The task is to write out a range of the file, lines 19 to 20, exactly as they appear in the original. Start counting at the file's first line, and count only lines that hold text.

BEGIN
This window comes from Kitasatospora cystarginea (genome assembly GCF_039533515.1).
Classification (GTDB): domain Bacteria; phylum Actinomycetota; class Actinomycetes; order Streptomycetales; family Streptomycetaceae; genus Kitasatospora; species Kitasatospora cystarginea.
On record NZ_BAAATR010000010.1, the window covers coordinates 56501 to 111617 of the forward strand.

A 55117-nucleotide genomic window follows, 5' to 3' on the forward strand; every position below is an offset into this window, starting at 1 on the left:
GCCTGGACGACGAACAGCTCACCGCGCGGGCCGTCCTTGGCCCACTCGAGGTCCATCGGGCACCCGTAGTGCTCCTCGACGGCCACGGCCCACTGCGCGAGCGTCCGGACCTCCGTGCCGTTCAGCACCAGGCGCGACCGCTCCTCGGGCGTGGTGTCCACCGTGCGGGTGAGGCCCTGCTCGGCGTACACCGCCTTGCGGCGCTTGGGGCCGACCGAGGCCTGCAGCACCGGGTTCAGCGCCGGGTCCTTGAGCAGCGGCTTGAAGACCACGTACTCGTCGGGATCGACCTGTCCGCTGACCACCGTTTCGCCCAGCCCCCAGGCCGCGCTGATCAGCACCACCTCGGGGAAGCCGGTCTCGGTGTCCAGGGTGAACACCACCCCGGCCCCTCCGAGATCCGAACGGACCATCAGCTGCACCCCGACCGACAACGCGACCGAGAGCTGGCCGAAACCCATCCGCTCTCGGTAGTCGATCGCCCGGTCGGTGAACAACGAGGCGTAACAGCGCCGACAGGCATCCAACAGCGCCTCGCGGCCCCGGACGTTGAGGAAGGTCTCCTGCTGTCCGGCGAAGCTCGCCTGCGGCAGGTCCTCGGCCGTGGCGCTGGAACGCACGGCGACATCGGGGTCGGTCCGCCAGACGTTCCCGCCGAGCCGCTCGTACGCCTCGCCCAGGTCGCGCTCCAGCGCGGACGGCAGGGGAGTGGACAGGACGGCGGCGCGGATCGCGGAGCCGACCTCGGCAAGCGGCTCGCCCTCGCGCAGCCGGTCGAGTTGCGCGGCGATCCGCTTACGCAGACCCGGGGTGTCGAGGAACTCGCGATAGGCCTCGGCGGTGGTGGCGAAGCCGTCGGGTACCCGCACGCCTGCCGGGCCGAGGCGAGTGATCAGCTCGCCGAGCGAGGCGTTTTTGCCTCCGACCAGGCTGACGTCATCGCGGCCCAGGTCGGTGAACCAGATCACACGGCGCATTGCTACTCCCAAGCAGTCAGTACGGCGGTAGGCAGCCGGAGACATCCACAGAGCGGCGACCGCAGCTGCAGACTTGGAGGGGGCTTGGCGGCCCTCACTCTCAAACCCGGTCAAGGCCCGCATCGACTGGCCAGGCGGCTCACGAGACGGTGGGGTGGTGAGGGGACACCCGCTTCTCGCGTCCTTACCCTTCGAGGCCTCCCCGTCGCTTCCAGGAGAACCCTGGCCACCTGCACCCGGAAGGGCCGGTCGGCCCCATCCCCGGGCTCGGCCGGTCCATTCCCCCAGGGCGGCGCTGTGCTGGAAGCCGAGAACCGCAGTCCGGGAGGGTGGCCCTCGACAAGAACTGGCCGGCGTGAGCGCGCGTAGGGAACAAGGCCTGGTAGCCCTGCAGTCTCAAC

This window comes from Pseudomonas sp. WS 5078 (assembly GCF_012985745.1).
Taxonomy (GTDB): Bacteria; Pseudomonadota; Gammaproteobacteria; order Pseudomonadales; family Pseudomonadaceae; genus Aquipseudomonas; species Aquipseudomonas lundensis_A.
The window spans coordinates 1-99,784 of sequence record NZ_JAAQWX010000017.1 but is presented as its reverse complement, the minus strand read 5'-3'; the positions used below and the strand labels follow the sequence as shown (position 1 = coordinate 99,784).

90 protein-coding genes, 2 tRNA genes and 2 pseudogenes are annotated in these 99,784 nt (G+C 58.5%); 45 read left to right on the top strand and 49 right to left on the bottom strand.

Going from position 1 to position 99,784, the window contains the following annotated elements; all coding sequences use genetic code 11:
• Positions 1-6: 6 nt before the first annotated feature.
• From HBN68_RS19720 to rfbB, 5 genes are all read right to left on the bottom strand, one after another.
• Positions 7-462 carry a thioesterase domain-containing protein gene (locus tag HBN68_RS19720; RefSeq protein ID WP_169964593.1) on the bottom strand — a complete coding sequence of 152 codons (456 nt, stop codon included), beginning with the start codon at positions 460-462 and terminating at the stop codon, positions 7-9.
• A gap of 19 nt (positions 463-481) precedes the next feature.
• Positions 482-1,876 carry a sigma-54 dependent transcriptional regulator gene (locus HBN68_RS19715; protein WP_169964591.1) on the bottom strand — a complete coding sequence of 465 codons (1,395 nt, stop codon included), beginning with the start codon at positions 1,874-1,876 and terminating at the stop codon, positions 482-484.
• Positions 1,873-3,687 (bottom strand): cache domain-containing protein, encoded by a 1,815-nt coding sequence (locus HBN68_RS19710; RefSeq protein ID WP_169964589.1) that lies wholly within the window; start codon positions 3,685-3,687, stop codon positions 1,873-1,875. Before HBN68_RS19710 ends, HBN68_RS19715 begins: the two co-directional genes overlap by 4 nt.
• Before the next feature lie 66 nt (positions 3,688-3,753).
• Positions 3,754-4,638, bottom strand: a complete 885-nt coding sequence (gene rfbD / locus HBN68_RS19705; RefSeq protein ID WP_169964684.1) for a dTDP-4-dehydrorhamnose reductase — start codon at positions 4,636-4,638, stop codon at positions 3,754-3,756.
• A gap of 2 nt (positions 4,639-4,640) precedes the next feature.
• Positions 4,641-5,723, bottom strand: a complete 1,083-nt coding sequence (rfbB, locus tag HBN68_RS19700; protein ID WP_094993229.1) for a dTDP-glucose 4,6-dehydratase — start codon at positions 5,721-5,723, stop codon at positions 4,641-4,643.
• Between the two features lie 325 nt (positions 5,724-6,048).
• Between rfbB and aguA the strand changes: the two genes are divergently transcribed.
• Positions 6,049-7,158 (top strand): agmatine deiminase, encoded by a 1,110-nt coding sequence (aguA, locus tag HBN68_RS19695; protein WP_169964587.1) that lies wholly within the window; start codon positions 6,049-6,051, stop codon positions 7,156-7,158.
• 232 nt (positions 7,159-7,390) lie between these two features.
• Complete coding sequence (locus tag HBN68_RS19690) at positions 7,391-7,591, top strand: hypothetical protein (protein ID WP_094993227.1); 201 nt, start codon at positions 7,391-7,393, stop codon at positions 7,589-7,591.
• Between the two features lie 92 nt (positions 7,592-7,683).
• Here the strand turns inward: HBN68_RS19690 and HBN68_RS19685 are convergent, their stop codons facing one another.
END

• A gap of 2 nt (positions 4,639-4,640) precedes the next feature.
• Positions 4,641-5,723, bottom strand: a complete 1,083-nt coding sequence (rfbB, locus tag HBN68_RS19700; protein ID WP_094993229.1) for a dTDP-glucose 4,6-dehydratase — start codon at positions 5,721-5,723, stop codon at positions 4,641-4,643.